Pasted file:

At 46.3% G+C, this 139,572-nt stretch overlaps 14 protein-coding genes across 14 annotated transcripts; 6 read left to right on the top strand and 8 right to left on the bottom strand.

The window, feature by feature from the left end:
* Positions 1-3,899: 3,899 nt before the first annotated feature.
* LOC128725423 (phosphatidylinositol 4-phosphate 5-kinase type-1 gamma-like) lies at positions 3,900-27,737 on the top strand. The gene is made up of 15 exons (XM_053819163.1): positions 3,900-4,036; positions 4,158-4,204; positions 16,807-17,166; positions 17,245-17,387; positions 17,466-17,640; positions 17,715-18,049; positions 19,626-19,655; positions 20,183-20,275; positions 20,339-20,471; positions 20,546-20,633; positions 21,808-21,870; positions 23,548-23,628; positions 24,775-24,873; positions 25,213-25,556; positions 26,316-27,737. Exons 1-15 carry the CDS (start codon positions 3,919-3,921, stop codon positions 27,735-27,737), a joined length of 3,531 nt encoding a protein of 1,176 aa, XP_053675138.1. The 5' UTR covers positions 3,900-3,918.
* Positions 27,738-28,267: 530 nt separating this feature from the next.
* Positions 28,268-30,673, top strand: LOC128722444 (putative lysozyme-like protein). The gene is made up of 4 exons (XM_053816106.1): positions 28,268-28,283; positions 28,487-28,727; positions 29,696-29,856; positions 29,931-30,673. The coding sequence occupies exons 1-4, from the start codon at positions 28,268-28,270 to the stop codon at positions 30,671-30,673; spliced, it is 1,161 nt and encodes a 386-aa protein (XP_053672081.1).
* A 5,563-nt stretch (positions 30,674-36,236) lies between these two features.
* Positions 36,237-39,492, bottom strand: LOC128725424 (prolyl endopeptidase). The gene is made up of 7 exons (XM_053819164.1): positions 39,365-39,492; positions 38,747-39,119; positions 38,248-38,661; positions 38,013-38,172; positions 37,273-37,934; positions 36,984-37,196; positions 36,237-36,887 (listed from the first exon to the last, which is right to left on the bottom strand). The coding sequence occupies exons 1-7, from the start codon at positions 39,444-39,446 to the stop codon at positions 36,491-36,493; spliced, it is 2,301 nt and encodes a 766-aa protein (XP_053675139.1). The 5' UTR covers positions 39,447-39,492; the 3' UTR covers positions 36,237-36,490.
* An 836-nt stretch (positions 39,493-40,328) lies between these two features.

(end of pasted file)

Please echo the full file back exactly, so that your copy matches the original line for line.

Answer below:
At 46.3% G+C, this 139,572-nt stretch overlaps 14 protein-coding genes across 14 annotated transcripts; 6 read left to right on the top strand and 8 right to left on the bottom strand.

The window, feature by feature from the left end:
* Positions 1-3,899: 3,899 nt before the first annotated feature.
* LOC128725423 (phosphatidylinositol 4-phosphate 5-kinase type-1 gamma-like) lies at positions 3,900-27,737 on the top strand. The gene is made up of 15 exons (XM_053819163.1): positions 3,900-4,036; positions 4,158-4,204; positions 16,807-17,166; positions 17,245-17,387; positions 17,466-17,640; positions 17,715-18,049; positions 19,626-19,655; positions 20,183-20,275; positions 20,339-20,471; positions 20,546-20,633; positions 21,808-21,870; positions 23,548-23,628; positions 24,775-24,873; positions 25,213-25,556; positions 26,316-27,737. Exons 1-15 carry the CDS (start codon positions 3,919-3,921, stop codon positions 27,735-27,737), a joined length of 3,531 nt encoding a protein of 1,176 aa, XP_053675138.1. The 5' UTR covers positions 3,900-3,918.
* Positions 27,738-28,267: 530 nt separating this feature from the next.
* Positions 28,268-30,673, top strand: LOC128722444 (putative lysozyme-like protein). The gene is made up of 4 exons (XM_053816106.1): positions 28,268-28,283; positions 28,487-28,727; positions 29,696-29,856; positions 29,931-30,673. The coding sequence occupies exons 1-4, from the start codon at positions 28,268-28,270 to the stop codon at positions 30,671-30,673; spliced, it is 1,161 nt and encodes a 386-aa protein (XP_053672081.1).
* A 5,563-nt stretch (positions 30,674-36,236) lies between these two features.
* Positions 36,237-39,492, bottom strand: LOC128725424 (prolyl endopeptidase). The gene is made up of 7 exons (XM_053819164.1): positions 39,365-39,492; positions 38,747-39,119; positions 38,248-38,661; positions 38,013-38,172; positions 37,273-37,934; positions 36,984-37,196; positions 36,237-36,887 (listed from the first exon to the last, which is right to left on the bottom strand). The coding sequence occupies exons 1-7, from the start codon at positions 39,444-39,446 to the stop codon at positions 36,491-36,493; spliced, it is 2,301 nt and encodes a 766-aa protein (XP_053675139.1). The 5' UTR covers positions 39,447-39,492; the 3' UTR covers positions 36,237-36,490.
* An 836-nt stretch (positions 39,493-40,328) lies between these two features.